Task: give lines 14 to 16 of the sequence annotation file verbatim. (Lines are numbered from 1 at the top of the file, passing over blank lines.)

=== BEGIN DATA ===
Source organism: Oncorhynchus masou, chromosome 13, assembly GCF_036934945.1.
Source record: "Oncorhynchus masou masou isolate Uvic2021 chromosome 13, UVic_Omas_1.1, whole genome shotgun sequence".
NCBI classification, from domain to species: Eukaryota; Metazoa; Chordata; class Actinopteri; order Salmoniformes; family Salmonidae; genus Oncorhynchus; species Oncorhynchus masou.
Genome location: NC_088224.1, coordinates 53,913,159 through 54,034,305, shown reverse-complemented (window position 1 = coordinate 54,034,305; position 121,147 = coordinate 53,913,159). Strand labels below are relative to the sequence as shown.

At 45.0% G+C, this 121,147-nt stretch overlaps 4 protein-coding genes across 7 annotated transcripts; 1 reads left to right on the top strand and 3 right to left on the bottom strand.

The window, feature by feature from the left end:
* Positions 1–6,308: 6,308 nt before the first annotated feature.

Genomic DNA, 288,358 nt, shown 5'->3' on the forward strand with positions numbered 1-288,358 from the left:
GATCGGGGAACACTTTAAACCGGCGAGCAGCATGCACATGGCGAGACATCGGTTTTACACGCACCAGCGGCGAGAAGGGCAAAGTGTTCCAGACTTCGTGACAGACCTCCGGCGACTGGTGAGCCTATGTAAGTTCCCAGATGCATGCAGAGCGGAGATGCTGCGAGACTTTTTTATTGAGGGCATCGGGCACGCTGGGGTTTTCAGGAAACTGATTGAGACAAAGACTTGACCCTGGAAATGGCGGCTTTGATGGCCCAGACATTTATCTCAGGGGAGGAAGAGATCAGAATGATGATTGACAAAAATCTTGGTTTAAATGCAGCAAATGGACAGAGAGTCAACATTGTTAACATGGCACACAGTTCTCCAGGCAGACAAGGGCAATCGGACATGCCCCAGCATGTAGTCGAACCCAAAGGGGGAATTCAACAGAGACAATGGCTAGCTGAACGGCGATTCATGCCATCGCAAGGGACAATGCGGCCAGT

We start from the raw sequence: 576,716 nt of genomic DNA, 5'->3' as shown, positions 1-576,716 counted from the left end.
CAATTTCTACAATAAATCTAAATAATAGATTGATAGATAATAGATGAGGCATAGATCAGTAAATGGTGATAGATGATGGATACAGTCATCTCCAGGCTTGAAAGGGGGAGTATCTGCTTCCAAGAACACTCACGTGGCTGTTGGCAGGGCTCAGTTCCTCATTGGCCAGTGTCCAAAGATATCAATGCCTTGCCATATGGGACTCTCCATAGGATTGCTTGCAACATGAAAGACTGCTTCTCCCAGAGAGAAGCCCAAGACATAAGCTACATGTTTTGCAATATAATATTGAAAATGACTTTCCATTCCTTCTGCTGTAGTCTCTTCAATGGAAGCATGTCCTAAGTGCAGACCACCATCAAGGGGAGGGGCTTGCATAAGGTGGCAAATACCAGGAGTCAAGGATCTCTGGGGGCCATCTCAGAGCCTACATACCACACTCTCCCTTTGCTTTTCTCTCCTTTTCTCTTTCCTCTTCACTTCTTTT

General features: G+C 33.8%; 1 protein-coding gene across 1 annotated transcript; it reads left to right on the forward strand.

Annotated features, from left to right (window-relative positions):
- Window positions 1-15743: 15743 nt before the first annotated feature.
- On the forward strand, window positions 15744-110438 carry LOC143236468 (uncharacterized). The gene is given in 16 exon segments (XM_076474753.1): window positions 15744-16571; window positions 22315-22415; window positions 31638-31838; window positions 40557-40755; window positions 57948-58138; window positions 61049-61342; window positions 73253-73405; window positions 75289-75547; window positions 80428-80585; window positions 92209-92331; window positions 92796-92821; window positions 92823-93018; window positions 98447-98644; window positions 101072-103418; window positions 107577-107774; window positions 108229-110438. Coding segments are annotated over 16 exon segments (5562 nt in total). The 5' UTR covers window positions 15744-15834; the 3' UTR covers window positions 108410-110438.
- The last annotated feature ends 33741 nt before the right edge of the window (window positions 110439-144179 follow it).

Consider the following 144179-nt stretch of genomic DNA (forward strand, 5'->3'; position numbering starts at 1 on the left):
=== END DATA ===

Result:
- Window positions 1-15743: 15743 nt before the first annotated feature.
- On the forward strand, window positions 15744-110438 carry LOC143236468 (uncharacterized). The gene is given in 16 exon segments (XM_076474753.1): window positions 15744-16571; window positions 22315-22415; window positions 31638-31838; window positions 40557-40755; window positions 57948-58138; window positions 61049-61342; window positions 73253-73405; window positions 75289-75547; window positions 80428-80585; window positions 92209-92331; window positions 92796-92821; window positions 92823-93018; window positions 98447-98644; window positions 101072-103418; window positions 107577-107774; window positions 108229-110438. Coding segments are annotated over 16 exon segments (5562 nt in total). The 5' UTR covers window positions 15744-15834; the 3' UTR covers window positions 108410-110438.
- The last annotated feature ends 33741 nt before the right edge of the window (window positions 110439-144179 follow it).